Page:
Napoleon, according to this article from Open Culture, owned so many books he needed his own personal librarian. He was also very keen on having a significant collection of his books with him whenever he went travelling. This worked well for a while…
Napoleon’s Kindle: see the miniaturized traveling library he took on military campaigns
… but eventually “Napoleon found that many books which he wanted to consult were not included in the collection,” for obvious reasons of space. And so, on July 8, 1803, he sent his librarian these orders:
The Emperor wishes you to form a traveling library of one thousand volumes in small 12mo and printed in handsome type. It is his Majesty’s intention to have these works printed for his special use, and in order to economize space there is to be no margin to them. They should contain from five hundred to six hundred pages, and be bound in covers as flexible as possible and with spring backs. There should be forty works on religion, forty dramatic works, forty volumes of epic and sixty of other poetry, one hundred novels and sixty volumes of history, the remainder being historical memoirs of every period.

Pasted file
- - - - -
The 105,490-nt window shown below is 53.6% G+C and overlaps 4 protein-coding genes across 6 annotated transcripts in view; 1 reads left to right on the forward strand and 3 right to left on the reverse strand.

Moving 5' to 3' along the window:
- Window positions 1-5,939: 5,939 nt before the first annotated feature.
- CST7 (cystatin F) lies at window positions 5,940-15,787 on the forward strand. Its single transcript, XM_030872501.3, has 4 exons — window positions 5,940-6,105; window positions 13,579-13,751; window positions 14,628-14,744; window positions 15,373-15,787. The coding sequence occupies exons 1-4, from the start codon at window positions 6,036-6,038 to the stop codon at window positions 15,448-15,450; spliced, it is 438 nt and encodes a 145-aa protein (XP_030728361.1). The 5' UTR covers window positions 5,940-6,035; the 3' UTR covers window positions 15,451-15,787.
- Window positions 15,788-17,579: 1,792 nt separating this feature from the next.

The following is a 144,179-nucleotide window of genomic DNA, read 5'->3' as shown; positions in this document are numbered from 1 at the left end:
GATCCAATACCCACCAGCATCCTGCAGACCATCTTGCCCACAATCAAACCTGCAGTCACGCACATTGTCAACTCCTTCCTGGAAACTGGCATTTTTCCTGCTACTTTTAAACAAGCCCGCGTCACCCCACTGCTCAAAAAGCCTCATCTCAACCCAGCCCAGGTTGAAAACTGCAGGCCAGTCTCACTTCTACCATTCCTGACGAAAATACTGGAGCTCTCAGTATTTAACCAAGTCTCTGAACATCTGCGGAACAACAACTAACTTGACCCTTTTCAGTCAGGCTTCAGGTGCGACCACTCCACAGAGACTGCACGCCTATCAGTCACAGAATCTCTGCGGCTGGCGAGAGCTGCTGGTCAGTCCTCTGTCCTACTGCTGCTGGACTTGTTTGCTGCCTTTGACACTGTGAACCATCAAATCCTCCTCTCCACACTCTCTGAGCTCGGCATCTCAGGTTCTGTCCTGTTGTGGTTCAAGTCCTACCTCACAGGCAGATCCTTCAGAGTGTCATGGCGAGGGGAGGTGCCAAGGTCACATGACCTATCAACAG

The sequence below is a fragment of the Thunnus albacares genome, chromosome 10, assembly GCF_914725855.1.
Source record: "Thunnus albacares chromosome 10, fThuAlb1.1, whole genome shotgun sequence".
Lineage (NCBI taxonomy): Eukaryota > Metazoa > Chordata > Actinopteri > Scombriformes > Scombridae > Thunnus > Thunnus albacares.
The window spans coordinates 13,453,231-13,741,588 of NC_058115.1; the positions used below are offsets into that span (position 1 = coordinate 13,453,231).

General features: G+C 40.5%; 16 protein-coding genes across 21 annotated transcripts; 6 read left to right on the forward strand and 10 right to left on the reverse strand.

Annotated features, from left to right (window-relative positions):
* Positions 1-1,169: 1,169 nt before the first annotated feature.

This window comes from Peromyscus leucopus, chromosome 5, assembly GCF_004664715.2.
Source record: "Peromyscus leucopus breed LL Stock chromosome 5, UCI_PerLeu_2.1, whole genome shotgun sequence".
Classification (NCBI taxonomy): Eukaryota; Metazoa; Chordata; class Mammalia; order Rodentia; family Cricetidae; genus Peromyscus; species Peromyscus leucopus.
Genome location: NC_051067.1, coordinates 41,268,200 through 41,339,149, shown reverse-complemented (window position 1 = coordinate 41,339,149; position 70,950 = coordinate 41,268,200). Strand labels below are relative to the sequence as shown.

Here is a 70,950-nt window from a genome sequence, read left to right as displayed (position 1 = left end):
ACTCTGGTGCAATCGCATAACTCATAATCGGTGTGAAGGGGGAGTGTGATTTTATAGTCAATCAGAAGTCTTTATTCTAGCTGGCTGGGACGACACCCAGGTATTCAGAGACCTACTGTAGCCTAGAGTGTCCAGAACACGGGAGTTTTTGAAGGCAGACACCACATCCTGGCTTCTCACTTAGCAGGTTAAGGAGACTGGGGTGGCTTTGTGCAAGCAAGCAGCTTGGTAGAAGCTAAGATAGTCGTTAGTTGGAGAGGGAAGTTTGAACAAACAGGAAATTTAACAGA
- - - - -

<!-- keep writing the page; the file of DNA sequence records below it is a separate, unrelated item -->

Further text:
In sum: not only did Napoleon possess a traveling library, but when that traveling library proved too cumbersome for his many and varied literary demands, he had a whole new set of not just portable book cases but even more portable books made for him. … This prefigured in a highly analog manner the digital-age concept of recreating books in another format specifically for compactness and convenience — the kind of compactness and convenience now increasingly available to all of us today, and to a degree Napoleon never could have imagined, let alone demanded.